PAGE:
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Duck

Fact Sheet

 

Ducks have been farmed for hundreds of years, possibly starting in Southeast Asia. They are not as popular as the chicken, because chickens have much more white lean meat and are easier to keep confined, making the total price much lower for chicken meat, whereas duck is comparatively expensive and, while popular in the haute cuisine, appears less frequently in mass market food industry and restaurants in the lower price range.

 

Ducks are farmed for their meat, eggs, and down. In Vietnam their blood is used in a food called tiết canh. Their eggs are blue-green to white depending on the breed.

 

Ducks can be kept free range, in cages, or in batteries. To be healthy, ducks should be allowed access to water, though battery ducks are often denied this. They should be fed a grain and insect diet. It is a popular misconception that ducks should be fed bread; bread has limited nutritional value and can be deadly when fed to developing ducklings. Ducks should be monitored for avian influenza, as they are especially prone to infection with the dangerous H5N1 strain.

 

The females of most breeds of domestic duck are very unreliable at sitting their eggs and raising their young, and it has been the custom on farms for centuries to put duck eggs under a broody hen for hatching; nowadays incubators are usually used. However, young ducklings rely on their mother for a supply of preen oil to make them waterproof, and a hen does not make as much preen oil as a duck; and an incubator makes none.  Ducks are mostly aquatic birds, mostly smaller than the swans and geese, and may be found in both fresh water and sea water.

 

Ducks are sometimes confused with several types of unrelated water birds with similar forms, such as loons or divers, grebes, gallinules, and coots.

 

The meat of a duck is mostly on the breast and the legs.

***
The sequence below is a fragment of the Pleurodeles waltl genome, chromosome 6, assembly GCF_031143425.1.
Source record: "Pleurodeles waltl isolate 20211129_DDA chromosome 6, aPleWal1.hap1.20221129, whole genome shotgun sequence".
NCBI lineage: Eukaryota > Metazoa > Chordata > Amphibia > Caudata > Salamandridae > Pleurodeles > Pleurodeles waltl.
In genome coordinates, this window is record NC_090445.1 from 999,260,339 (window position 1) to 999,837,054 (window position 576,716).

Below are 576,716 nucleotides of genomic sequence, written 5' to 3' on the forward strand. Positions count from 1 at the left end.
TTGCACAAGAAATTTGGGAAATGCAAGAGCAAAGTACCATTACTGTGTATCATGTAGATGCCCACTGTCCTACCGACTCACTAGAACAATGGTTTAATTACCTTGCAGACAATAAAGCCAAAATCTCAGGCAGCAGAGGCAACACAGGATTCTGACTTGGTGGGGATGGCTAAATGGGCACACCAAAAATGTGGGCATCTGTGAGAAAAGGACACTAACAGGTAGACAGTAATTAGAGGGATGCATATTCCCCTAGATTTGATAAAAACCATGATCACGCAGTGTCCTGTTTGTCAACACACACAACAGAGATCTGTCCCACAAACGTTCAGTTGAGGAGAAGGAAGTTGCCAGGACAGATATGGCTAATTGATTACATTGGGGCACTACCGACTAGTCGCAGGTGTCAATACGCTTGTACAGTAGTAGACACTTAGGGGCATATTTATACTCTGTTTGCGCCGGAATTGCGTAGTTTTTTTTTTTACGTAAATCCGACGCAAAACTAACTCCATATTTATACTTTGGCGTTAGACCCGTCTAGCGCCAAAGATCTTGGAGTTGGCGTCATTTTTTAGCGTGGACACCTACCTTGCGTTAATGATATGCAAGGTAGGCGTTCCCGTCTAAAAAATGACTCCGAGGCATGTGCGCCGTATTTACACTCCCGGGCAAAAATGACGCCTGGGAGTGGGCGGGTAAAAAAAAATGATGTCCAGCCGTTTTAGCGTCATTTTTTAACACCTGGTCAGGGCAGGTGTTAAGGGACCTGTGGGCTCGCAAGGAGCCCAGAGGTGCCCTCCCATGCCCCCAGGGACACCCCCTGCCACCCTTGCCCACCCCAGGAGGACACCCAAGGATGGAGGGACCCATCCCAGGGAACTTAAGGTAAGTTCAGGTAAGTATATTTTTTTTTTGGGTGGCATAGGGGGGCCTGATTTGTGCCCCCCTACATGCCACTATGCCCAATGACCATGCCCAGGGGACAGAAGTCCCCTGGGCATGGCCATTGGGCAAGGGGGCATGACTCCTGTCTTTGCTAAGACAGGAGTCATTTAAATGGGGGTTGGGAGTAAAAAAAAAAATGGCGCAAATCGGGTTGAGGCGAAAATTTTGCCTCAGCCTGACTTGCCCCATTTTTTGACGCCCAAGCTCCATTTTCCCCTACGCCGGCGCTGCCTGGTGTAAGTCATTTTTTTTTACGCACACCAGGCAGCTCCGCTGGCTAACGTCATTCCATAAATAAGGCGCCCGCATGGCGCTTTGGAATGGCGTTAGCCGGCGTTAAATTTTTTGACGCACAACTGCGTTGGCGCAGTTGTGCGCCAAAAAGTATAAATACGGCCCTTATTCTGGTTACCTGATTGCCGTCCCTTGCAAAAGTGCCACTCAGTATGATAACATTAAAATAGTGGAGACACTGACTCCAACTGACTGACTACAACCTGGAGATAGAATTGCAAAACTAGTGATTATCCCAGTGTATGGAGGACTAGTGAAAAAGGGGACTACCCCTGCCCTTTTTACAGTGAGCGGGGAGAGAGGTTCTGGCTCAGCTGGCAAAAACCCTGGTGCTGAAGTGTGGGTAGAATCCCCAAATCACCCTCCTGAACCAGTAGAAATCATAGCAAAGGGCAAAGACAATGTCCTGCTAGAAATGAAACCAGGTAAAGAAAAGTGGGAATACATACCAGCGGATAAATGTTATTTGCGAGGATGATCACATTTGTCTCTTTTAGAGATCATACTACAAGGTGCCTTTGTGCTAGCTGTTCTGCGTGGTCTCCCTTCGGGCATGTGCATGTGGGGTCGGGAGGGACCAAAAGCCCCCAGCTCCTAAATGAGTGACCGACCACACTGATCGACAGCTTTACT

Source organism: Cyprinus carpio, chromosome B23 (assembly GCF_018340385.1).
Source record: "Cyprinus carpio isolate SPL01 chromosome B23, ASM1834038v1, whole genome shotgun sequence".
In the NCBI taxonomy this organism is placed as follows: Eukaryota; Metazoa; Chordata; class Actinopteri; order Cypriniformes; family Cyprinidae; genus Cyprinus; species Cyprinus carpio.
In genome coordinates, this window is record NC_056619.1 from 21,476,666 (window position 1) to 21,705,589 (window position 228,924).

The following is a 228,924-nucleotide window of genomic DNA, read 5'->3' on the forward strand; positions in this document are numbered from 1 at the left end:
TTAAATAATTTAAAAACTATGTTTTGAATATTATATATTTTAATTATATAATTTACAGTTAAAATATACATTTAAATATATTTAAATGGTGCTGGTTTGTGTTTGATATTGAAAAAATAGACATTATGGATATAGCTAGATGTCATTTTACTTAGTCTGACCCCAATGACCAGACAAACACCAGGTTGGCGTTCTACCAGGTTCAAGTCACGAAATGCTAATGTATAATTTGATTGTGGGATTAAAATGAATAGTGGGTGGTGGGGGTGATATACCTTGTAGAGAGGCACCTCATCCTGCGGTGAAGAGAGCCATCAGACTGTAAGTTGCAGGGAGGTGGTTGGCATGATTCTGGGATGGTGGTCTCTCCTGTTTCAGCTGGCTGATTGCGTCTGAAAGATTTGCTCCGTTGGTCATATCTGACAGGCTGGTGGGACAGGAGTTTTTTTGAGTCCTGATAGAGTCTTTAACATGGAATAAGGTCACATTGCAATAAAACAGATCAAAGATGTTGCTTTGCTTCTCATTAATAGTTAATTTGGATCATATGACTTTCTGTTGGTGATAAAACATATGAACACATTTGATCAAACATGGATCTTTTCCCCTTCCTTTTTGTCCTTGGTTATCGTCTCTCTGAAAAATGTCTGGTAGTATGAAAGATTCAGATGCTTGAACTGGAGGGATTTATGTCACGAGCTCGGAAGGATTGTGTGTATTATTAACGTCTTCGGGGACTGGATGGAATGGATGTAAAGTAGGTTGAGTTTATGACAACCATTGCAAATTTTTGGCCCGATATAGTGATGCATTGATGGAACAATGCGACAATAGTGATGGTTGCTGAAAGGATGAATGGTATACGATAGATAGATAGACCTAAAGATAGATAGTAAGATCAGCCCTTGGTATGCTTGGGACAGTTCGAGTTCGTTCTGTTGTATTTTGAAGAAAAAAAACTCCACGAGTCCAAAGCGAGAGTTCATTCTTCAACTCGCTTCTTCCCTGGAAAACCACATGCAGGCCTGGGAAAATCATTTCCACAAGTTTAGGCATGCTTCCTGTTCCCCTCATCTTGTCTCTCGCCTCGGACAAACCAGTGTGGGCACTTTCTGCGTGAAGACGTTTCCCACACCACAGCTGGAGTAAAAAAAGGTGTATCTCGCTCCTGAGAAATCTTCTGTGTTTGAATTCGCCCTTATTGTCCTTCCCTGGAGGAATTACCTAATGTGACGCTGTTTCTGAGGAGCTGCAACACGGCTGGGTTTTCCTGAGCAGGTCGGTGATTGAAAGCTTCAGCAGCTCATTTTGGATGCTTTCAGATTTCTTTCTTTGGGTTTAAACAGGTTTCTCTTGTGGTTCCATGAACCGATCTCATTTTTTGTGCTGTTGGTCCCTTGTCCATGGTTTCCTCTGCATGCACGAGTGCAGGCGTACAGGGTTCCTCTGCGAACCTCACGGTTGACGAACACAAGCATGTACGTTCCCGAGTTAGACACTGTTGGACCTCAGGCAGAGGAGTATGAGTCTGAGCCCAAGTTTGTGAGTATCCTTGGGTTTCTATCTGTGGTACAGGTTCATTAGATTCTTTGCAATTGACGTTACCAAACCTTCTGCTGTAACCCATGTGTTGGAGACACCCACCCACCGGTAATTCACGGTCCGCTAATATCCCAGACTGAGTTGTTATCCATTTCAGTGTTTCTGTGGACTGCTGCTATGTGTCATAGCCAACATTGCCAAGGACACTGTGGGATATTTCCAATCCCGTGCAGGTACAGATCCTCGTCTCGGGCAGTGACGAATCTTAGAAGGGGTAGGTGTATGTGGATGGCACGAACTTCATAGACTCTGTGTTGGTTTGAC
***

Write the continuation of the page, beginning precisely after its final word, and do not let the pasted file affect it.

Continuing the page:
The meat of the legs is darker and somewhat fattier than the meat of the breasts, although the breast meat is darker than the breast meat of a chicken or a turkey.

 

As they are waterfowl, ducks have a layer of heat-insulating subcutaneous fat between the skin and the meat. Boneless duck breast is also called "magret" and can be grilled like steak, usually leaving the skin and fat on.

 

Internal organs such as heart and kidneys may also be eaten; the liver in particular is often used as a substitute for goose liver in foie gras.

 

Duck is often matched with fruit, as in the famous duck a l'orange, and works well with plums, pears and grapes.  The breast is a favourite for Thai red curries, stir-fries and tandoori grills.

 

The size of duck breasts varies tremendously between breeds, but what does not change is the vast quantities of fat they exude. This helps keep the meat tasty and tender, but often requires that you remove a lot of it from the pan.

 

A duck has less meat than a roasting chicken of the same overall size. Chefs when portioning roast duck should give a quarter of a duck per portion. Attempts to get more portions out of a roast duck tend to result in some portions having a fair amount of meat and other portions being mostly skin and bone.

 

The Pekin Duck is the duck most people think of when they imagine what a domestic duck looks like. For this reason they are often called simply, the Domestic Duck. The most famous Pekin Duck is, Donald Duck!

 

The average lifespan of the Pekin Duck is between 9 and 12 years.

 

The Pekin Duck embodies what the classic white duck should look like. The Pekin Duck is a fast growing duck, the average mature Pekin weighs between 8 and 9 pounds. Their plumage is white and they have orange bills, legs and feet.

 

Pekin Ducks were imported from China into Europe and North America in the 1800s.  

 

The Pekin Duck is an excellent egg layer that will often lay up to 200 eggs a season.

 

If purchased from a butcher, keep it loosely wrapped in foil or greaseproof paper; poultry packed in gas-flush containers should be kept unopened. Store on the bottom shelf of your fridge.

 

All raw poultry should be eaten within three days of purchase.

 

 

Season

Duck is now widely farmed and readily available fresh or frozen

 

Quality Indicators

 

                               The feet and bills should be bright yellow

                               The upper bill should break easily

                               The web feet must be easy to tear